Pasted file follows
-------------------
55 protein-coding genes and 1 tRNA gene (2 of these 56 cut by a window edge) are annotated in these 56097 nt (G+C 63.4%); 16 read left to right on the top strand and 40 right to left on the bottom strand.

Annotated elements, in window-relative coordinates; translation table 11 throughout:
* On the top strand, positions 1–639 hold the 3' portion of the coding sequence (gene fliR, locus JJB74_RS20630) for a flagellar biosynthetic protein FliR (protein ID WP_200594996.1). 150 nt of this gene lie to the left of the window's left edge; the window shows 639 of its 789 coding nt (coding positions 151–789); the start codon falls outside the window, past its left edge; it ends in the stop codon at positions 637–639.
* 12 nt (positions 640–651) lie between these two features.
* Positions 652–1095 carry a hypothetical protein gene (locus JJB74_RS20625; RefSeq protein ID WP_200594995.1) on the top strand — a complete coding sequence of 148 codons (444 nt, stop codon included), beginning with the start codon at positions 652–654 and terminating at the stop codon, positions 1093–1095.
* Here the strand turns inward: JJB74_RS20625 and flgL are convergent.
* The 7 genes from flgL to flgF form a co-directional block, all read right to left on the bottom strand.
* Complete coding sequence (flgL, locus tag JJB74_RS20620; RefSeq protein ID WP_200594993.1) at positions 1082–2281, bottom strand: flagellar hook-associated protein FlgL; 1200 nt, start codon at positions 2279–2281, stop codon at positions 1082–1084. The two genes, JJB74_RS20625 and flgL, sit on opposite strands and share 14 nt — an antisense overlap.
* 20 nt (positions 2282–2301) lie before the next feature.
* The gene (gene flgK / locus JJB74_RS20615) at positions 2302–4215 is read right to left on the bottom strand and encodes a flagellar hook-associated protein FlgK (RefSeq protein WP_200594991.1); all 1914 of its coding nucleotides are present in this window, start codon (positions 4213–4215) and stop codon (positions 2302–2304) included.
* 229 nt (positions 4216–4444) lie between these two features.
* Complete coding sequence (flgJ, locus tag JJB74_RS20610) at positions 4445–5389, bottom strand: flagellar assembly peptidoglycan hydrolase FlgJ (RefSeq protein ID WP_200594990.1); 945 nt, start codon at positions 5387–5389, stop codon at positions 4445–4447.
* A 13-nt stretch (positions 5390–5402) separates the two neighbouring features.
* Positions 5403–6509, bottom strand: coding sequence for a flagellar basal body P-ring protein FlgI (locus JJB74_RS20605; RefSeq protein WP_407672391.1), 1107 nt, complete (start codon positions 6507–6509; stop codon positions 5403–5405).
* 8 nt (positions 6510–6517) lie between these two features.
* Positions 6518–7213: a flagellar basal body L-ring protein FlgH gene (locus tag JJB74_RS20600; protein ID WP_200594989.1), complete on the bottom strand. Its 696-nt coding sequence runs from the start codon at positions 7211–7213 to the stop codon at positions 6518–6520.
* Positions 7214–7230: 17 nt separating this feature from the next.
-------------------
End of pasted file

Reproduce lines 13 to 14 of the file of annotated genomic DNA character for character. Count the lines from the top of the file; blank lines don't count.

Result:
* A 13-nt stretch (positions 5390–5402) separates the two neighbouring features.
* Positions 5403–6509, bottom strand: coding sequence for a flagellar basal body P-ring protein FlgI (locus JJB74_RS20605; RefSeq protein WP_407672391.1), 1107 nt, complete (start codon positions 6507–6509; stop codon positions 5403–5405).